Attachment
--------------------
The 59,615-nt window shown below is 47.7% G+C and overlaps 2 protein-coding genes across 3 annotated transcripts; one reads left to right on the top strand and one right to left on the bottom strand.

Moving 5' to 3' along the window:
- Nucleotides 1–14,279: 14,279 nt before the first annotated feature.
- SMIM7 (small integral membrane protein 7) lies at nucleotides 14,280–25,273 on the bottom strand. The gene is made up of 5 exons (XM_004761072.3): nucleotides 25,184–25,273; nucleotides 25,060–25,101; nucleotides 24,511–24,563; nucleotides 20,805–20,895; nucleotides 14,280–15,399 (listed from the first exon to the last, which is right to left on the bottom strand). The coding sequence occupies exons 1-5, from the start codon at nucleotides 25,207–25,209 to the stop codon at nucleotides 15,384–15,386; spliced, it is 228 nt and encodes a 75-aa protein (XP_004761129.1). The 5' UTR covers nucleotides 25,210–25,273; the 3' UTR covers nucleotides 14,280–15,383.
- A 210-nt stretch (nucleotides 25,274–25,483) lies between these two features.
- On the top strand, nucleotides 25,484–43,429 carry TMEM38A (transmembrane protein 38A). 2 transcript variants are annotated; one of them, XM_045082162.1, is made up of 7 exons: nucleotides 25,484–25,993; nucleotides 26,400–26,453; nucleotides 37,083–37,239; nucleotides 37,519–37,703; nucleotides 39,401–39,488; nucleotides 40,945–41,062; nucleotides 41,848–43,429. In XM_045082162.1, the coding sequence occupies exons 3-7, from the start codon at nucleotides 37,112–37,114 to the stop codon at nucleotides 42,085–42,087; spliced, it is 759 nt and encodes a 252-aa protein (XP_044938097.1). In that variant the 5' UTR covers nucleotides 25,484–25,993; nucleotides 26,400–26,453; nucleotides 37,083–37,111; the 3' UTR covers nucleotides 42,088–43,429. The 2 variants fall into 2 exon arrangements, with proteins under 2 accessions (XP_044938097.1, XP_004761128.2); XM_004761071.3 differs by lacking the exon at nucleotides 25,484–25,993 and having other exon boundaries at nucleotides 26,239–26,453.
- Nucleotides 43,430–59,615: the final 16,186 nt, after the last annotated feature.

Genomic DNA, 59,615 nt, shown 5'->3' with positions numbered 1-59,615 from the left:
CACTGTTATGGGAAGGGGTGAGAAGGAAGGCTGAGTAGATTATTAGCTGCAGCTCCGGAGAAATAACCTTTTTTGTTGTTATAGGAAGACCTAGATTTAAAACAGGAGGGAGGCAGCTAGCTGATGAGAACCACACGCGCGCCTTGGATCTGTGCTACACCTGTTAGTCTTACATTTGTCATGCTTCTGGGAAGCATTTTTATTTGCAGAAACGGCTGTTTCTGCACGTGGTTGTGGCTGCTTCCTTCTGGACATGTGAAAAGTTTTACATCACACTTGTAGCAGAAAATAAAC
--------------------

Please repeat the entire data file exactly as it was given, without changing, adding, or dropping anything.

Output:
The 59,615-nt window shown below is 47.7% G+C and overlaps 2 protein-coding genes across 3 annotated transcripts; one reads left to right on the top strand and one right to left on the bottom strand.

Moving 5' to 3' along the window:
- Nucleotides 1–14,279: 14,279 nt before the first annotated feature.
- SMIM7 (small integral membrane protein 7) lies at nucleotides 14,280–25,273 on the bottom strand. The gene is made up of 5 exons (XM_004761072.3): nucleotides 25,184–25,273; nucleotides 25,060–25,101; nucleotides 24,511–24,563; nucleotides 20,805–20,895; nucleotides 14,280–15,399 (listed from the first exon to the last, which is right to left on the bottom strand). The coding sequence occupies exons 1-5, from the start codon at nucleotides 25,207–25,209 to the stop codon at nucleotides 15,384–15,386; spliced, it is 228 nt and encodes a 75-aa protein (XP_004761129.1). The 5' UTR covers nucleotides 25,210–25,273; the 3' UTR covers nucleotides 14,280–15,383.
- A 210-nt stretch (nucleotides 25,274–25,483) lies between these two features.
- On the top strand, nucleotides 25,484–43,429 carry TMEM38A (transmembrane protein 38A). 2 transcript variants are annotated; one of them, XM_045082162.1, is made up of 7 exons: nucleotides 25,484–25,993; nucleotides 26,400–26,453; nucleotides 37,083–37,239; nucleotides 37,519–37,703; nucleotides 39,401–39,488; nucleotides 40,945–41,062; nucleotides 41,848–43,429. In XM_045082162.1, the coding sequence occupies exons 3-7, from the start codon at nucleotides 37,112–37,114 to the stop codon at nucleotides 42,085–42,087; spliced, it is 759 nt and encodes a 252-aa protein (XP_044938097.1). In that variant the 5' UTR covers nucleotides 25,484–25,993; nucleotides 26,400–26,453; nucleotides 37,083–37,111; the 3' UTR covers nucleotides 42,088–43,429. The 2 variants fall into 2 exon arrangements, with proteins under 2 accessions (XP_044938097.1, XP_004761128.2); XM_004761071.3 differs by lacking the exon at nucleotides 25,484–25,993 and having other exon boundaries at nucleotides 26,239–26,453.
- Nucleotides 43,430–59,615: the final 16,186 nt, after the last annotated feature.

Genomic DNA, 59,615 nt, shown 5'->3' with positions numbered 1-59,615 from the left:
CACTGTTATGGGAAGGGGTGAGAAGGAAGGCTGAGTAGATTATTAGCTGCAGCTCCGGAGAAATAACCTTTTTTGTTGTTATAGGAAGACCTAGATTTAAAACAGGAGGGAGGCAGCTAGCTGATGAGAACCACACGCGCGCCTTGGATCTGTGCTACACCTGTTAGTCTTACATTTGTCATGCTTCTGGGAAGCATTTTTATTTGCAGAAACGGCTGTTTCTGCACGTGGTTGTGGCTGCTTCCTTCTGGACATGTGAAAAGTTTTACATCACACTTGTAGCAGAAAATAAAC